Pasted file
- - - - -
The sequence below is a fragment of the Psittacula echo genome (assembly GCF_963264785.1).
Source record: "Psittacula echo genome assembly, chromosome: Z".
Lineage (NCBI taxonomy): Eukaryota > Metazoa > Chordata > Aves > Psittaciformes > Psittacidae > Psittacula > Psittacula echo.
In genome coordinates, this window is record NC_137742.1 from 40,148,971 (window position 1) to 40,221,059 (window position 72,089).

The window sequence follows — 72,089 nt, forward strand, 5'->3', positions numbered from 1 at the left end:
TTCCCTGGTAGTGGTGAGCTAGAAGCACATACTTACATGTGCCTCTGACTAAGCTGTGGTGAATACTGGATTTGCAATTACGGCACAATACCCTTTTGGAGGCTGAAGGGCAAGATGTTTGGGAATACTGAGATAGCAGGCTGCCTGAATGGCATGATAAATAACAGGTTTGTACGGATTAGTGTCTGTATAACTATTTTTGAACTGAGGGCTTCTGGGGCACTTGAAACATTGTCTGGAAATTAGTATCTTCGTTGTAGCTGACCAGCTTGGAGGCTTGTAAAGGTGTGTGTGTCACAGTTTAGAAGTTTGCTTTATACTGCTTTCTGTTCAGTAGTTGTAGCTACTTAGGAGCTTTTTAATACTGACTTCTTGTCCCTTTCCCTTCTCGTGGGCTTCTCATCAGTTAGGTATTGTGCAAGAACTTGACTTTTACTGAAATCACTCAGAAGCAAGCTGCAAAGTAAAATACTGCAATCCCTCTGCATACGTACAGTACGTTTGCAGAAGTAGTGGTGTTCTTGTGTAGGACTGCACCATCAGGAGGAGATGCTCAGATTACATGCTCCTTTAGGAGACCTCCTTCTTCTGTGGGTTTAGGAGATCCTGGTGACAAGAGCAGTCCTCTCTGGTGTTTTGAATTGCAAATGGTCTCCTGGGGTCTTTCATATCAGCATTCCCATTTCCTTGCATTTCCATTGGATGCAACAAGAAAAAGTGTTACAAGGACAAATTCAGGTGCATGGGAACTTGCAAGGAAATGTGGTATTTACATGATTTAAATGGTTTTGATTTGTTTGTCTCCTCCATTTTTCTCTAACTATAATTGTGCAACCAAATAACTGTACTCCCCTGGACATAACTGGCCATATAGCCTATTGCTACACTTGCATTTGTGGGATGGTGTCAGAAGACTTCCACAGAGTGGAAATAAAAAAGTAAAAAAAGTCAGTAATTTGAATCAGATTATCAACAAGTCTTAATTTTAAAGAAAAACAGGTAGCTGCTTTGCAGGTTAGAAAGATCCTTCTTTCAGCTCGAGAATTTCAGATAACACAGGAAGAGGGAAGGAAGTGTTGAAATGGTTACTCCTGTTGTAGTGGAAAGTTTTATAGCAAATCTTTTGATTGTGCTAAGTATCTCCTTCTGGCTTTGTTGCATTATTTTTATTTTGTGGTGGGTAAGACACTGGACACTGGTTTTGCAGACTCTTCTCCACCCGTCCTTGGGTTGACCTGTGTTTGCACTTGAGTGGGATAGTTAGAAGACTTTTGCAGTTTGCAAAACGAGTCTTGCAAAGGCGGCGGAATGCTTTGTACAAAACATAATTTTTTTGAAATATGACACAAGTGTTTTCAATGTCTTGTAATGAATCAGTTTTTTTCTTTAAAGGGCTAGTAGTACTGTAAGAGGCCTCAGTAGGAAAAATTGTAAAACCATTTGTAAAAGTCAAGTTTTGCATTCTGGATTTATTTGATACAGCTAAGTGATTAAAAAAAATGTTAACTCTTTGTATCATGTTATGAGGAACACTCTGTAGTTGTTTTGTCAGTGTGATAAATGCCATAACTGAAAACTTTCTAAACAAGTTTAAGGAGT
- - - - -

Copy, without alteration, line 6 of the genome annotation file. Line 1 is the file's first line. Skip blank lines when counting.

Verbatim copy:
TTCCCTGGTAGTGGTGAGCTAGAAGCACATACTTACATGTGCCTCTGACTAAGCTGTGGTGAATACTGGATTTGCAATTACGGCACAATACCCTTTTGGAGGCTGAAGGGCAAGATGTTTGGGAATACTGAGATAGCAGGCTGCCTGAATGGCATGATAAATAACAGGTTTGTACGGATTAGTGTCTGTATAACTATTTTTGAACTGAGGGCTTCTGGGGCACTTGAAACATTGTCTGGAAATTAGTATCTTCGTTGTAGCTGACCAGCTTGGAGGCTTGTAAAGGTGTGTGTGTCACAGTTTAGAAGTTTGCTTTATACTGCTTTCTGTTCAGTAGTTGTAGCTACTTAGGAGCTTTTTAATACTGACTTCTTGTCCCTTTCCCTTCTCGTGGGCTTCTCATCAGTTAGGTATTGTGCAAGAACTTGACTTTTACTGAAATCACTCAGAAGCAAGCTGCAAAGTAAAATACTGCAATCCCTCTGCATACGTACAGTACGTTTGCAGAAGTAGTGGTGTTCTTGTGTAGGACTGCACCATCAGGAGGAGATGCTCAGATTACATGCTCCTTTAGGAGACCTCCTTCTTCTGTGGGTTTAGGAGATCCTGGTGACAAGAGCAGTCCTCTCTGGTGTTTTGAATTGCAAATGGTCTCCTGGGGTCTTTCATATCAGCATTCCCATTTCCTTGCATTTCCATTGGATGCAACAAGAAAAAGTGTTACAAGGACAAATTCAGGTGCATGGGAACTTGCAAGGAAATGTGGTATTTACATGATTTAAATGGTTTTGATTTGTTTGTCTCCTCCATTTTTCTCTAACTATAATTGTGCAACCAAATAACTGTACTCCCCTGGACATAACTGGCCATATAGCCTATTGCTACACTTGCATTTGTGGGATGGTGTCAGAAGACTTCCACAGAGTGGAAATAAAAAAGTAAAAAAAGTCAGTAATTTGAATCAGATTATCAACAAGTCTTAATTTTAAAGAAAAACAGGTAGCTGCTTTGCAGGTTAGAAAGATCCTTCTTTCAGCTCGAGAATTTCAGATAACACAGGAAGAGGGAAGGAAGTGTTGAAATGGTTACTCCTGTTGTAGTGGAAAGTTTTATAGCAAATCTTTTGATTGTGCTAAGTATCTCCTTCTGGCTTTGTTGCATTATTTTTATTTTGTGGTGGGTAAGACACTGGACACTGGTTTTGCAGACTCTTCTCCACCCGTCCTTGGGTTGACCTGTGTTTGCACTTGAGTGGGATAGTTAGAAGACTTTTGCAGTTTGCAAAACGAGTCTTGCAAAGGCGGCGGAATGCTTTGTACAAAACATAATTTTTTTGAAATATGACACAAGTGTTTTCAATGTCTTGTAATGAATCAGTTTTTTTCTTTAAAGGGCTAGTAGTACTGTAAGAGGCCTCAGTAGGAAAAATTGTAAAACCATTTGTAAAAGTCAAGTTTTGCATTCTGGATTTATTTGATACAGCTAAGTGATTAAAAAAAATGTTAACTCTTTGTATCATGTTATGAGGAACACTCTGTAGTTGTTTTGTCAGTGTGATAAATGCCATAACTGAAAACTTTCTAAACAAGTTTAAGGAGT